Last update: May 19, 2017

A resource for faculty and staff responding to students who disclose that they have been sexually assaulted

What is sexual assault?

Sexual assault is any unwanted sexual contact within or outside a relationship

Sexual assault is a crime and is never the fault of the survivor

Sexual assault affects people of all ages, genders, and sexual orientations

 

What to expect when someone discloses a sexual assault

Survivors of sexual assault will express a range of emotional and physical symptoms. Sexual assault is never the fault of the survivor and each may react differently. Survivors are the experts in determining what steps and supports are best for them.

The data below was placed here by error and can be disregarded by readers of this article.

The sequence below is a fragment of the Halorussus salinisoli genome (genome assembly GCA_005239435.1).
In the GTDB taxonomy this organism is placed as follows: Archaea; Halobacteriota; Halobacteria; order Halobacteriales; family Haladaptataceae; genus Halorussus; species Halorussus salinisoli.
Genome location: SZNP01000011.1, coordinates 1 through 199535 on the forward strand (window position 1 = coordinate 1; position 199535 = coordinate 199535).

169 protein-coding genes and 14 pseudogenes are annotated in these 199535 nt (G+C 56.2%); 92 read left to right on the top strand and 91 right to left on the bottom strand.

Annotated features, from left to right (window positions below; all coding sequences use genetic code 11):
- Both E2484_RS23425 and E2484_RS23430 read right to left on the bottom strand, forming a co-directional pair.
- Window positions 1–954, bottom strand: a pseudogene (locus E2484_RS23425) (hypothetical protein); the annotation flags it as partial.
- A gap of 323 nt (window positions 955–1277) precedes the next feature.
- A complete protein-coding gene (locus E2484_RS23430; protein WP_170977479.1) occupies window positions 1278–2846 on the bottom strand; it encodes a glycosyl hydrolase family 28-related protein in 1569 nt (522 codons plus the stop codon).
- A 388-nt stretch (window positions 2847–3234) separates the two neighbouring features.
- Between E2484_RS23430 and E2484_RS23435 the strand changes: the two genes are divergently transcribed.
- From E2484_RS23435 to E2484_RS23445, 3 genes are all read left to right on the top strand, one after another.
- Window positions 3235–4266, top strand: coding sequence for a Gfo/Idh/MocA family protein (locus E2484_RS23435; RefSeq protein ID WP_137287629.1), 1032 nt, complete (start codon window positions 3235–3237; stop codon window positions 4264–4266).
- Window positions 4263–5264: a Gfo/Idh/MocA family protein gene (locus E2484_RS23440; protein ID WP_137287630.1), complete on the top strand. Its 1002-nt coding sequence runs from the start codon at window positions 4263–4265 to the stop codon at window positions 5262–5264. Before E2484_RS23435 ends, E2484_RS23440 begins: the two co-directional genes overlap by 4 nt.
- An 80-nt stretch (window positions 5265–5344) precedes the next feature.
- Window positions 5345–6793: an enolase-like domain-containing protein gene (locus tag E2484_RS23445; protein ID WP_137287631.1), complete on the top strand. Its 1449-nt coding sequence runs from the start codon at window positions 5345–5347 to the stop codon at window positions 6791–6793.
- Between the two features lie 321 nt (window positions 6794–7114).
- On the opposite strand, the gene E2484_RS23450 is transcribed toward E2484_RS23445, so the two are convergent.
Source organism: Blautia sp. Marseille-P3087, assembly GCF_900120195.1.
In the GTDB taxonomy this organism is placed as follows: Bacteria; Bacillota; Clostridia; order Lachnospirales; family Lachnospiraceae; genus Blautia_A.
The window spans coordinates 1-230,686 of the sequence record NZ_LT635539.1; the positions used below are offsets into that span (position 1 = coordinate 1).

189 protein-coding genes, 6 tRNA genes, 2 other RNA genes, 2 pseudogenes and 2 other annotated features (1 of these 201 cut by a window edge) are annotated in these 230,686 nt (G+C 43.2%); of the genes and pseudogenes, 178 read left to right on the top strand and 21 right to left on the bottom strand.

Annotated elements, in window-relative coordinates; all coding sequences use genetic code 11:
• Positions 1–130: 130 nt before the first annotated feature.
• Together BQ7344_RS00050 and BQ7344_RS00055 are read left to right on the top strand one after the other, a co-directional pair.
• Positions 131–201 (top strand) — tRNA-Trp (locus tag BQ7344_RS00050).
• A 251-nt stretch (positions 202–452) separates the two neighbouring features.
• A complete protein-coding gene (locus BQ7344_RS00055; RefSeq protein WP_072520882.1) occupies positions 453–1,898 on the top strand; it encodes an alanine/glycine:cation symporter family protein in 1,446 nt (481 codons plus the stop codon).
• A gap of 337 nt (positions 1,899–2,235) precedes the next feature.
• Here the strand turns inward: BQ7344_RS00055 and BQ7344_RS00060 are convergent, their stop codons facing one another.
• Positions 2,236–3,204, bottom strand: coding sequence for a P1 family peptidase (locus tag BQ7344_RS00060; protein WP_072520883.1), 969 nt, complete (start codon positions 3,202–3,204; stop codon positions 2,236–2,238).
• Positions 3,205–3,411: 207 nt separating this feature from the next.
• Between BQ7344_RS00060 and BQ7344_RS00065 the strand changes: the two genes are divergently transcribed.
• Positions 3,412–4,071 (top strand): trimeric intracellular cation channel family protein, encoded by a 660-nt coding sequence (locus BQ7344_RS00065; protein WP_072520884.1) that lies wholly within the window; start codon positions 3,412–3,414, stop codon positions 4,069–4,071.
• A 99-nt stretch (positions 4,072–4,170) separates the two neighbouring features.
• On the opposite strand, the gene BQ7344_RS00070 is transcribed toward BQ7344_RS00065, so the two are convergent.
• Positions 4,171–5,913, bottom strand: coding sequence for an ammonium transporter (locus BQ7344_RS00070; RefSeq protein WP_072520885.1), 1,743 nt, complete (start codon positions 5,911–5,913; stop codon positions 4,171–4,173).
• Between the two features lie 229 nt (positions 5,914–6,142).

Remember, it's their choice what services and supports they may choose to use, if any.

Your role

Responding to and supporting someone who has been sexually assaulted can be complex but chances are they have come to you because they trust you. Be compassionate, respectful, and supportive. Ensure they can access resources.

If you have received a disclosure of sexual misconduct, witnessed sexual misconduct, or are supporting someone who has experienced sexual misconduct, you can get individualized information, advice, and assistance through the Sexual Violence Prevention and Response Office.